Hartington residents launch crackdown on litter and dog fouling over growing public health concerns

Hartington residents have launched a campaign to tackle growing issues with litter and dog fouling in the village.

Friday, 26th March 2021, 11:35 am

A community volunteer group is raising serious concerns about the risks to human and animal health from people failing to dispose of their waste properly.

During a recent litter pick, teams filled 14 sacks in 24 hours from just one stretch of the B5054, which runs from the A515 Buxton to Ashbourne Road.

Spokesman Keith Quine said: “While much of the litter is historical, sadly there is plenty of evidence of recent littering. The vast bulk of rubbish is discarded drink cans, plastic bottles and crisp packets, though a mobile phone, fire extinguisher, two right foot walking boots, many broken bottles, discarded tyres and other vehicle parts were also collected.

Hartington Community Group secretary Liz Hitch on the recent litter pick.

“There is rightly concern amongst the community that once lockdown is lifted, the village will see a surge in visitor numbers, like it experienced in-between restrictions last year, and that sadly this will be an ongoing issue. We are politely pleading with people to please think about the countryside and the residents who live there during their next visit, and to take their litter home.”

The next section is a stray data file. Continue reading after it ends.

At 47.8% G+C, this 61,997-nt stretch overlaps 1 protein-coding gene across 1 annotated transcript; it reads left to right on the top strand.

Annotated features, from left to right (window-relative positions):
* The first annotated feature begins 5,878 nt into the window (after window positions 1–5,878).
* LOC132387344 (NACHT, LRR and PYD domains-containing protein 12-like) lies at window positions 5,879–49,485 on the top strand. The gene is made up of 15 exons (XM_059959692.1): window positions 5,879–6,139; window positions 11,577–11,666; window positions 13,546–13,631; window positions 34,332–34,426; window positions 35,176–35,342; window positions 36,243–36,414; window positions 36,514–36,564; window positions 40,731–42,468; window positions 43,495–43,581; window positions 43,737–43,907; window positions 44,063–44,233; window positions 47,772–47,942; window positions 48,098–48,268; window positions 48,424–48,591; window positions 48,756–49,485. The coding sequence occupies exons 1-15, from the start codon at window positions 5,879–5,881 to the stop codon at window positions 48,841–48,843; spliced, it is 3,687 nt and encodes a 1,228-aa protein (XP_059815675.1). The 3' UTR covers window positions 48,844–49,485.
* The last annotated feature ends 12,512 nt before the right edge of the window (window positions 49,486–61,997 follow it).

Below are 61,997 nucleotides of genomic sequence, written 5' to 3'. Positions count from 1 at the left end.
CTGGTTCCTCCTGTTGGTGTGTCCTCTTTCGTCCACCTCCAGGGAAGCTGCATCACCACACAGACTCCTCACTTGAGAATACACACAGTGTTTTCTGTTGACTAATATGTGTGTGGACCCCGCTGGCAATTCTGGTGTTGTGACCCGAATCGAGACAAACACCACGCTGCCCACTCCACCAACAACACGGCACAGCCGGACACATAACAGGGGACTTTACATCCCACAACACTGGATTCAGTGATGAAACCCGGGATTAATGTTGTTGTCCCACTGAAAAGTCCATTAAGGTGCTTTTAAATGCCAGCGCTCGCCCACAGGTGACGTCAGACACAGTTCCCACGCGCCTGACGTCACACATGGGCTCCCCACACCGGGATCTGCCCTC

In response, the group has erected emotive signs along the roadside. One asks: “Why are you tossing your litter around here?” Others respond with “I’m lazy, I don’t care about the community, I think other people should pay to clean up after me.

The verges the B5054 – the main thoroughfare through the village – bore the greatest concentration of litter, but surrounding roads near popular walking routes including Leisure Lane, Reynards Lane and Long Dale were also unpleasant have also been badly affected.

Keith said: “Apart from the litter and dog faeces detracting from the appearance of our environment, there is a significant health hazard to both domestic and wild animals as well as to children.

Evidence of the huge litter problem.

“Dog mess can lead to parvo, a potentially fatal disease transferred between dogs, and toxocariasis in humans, which can result in seizures, stomach upsets, sore throats, breathing difficulties such as asthma, and even permanent blindness.”

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The litter could be a danger to children and animals.